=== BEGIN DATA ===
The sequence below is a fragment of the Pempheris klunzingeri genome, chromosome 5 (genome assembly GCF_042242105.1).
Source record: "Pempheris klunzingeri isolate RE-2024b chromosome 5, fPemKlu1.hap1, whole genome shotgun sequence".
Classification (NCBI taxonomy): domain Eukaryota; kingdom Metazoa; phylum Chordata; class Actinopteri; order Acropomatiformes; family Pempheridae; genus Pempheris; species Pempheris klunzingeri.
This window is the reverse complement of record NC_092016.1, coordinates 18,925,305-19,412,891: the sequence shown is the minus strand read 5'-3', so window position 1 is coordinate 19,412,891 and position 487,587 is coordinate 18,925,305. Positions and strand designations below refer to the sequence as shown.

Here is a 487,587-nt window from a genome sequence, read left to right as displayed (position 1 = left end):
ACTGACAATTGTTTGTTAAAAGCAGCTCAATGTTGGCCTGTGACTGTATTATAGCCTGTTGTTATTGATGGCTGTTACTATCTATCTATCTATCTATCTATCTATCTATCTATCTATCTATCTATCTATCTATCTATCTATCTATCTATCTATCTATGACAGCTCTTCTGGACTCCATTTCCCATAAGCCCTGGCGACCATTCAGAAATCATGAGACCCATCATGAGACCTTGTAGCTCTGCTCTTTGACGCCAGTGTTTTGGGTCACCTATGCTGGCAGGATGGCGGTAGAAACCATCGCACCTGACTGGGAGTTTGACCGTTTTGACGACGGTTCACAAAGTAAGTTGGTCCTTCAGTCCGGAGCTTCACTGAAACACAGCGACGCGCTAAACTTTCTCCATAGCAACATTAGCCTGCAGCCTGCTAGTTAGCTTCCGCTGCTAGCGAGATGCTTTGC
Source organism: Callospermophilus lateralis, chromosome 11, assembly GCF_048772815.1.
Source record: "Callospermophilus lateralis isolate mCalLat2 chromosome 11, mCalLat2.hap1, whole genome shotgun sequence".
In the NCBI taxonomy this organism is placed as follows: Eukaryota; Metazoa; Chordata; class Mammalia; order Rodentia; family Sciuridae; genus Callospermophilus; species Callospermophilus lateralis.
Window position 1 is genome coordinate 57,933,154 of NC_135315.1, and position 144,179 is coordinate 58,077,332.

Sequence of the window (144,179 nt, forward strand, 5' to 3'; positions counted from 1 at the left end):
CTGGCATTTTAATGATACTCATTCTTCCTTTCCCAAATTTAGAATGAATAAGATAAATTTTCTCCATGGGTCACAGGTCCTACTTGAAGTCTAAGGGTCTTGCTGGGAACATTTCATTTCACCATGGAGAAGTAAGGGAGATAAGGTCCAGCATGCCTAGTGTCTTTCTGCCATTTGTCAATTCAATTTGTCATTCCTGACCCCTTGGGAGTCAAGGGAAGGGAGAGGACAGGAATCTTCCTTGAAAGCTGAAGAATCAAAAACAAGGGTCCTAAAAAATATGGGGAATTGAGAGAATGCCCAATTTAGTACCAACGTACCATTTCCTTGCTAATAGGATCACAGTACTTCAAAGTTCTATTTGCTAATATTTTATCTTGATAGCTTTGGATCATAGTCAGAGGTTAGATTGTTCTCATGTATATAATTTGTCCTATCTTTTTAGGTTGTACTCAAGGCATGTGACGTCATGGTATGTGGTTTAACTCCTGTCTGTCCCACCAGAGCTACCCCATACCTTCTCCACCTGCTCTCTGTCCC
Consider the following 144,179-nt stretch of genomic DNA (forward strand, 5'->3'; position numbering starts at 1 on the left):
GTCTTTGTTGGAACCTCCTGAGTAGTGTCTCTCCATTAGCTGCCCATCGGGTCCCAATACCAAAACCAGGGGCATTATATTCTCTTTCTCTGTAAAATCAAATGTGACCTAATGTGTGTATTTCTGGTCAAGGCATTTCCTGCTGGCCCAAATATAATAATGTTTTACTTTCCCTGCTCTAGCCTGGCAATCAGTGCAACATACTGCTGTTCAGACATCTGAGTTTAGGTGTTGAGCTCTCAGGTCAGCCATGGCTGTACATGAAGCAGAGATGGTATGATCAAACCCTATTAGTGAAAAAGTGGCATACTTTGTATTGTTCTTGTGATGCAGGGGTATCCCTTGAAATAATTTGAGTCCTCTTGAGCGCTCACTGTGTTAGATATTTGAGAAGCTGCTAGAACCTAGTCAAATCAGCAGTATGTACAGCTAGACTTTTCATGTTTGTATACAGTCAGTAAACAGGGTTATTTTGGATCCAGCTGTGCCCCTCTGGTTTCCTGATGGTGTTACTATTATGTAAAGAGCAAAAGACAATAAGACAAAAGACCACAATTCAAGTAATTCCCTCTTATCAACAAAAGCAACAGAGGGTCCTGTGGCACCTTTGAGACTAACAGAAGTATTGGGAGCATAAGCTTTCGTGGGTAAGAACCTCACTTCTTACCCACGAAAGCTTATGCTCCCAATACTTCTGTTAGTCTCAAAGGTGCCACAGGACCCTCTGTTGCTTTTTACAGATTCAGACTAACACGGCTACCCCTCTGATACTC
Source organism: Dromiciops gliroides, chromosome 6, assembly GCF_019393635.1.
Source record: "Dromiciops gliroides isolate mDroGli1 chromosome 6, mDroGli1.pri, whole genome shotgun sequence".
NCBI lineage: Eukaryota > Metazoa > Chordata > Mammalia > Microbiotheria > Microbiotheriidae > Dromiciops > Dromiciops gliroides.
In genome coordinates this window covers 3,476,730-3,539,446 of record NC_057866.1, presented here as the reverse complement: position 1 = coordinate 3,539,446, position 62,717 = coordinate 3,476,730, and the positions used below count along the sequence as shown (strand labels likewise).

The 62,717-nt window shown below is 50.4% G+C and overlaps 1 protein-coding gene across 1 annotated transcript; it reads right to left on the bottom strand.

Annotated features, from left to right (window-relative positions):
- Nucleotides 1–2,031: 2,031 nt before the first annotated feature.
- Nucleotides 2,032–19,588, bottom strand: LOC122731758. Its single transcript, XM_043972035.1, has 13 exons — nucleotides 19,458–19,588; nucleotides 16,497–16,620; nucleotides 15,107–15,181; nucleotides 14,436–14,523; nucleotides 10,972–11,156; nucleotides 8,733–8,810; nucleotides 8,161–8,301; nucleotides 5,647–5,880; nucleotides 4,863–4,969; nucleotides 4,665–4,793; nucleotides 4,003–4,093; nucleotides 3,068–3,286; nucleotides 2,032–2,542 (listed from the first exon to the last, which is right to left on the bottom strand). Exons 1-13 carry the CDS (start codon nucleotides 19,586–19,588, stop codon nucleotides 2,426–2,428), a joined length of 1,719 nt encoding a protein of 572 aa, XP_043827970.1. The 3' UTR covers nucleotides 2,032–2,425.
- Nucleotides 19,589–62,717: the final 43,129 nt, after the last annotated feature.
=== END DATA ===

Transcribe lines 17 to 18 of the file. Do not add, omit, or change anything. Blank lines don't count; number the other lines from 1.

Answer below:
NCBI lineage: Eukaryota > Metazoa > Chordata > Mammalia > Microbiotheria > Microbiotheriidae > Dromiciops > Dromiciops gliroides.
In genome coordinates this window covers 3,476,730-3,539,446 of record NC_057866.1, presented here as the reverse complement: position 1 = coordinate 3,539,446, position 62,717 = coordinate 3,476,730, and the positions used below count along the sequence as shown (strand labels likewise).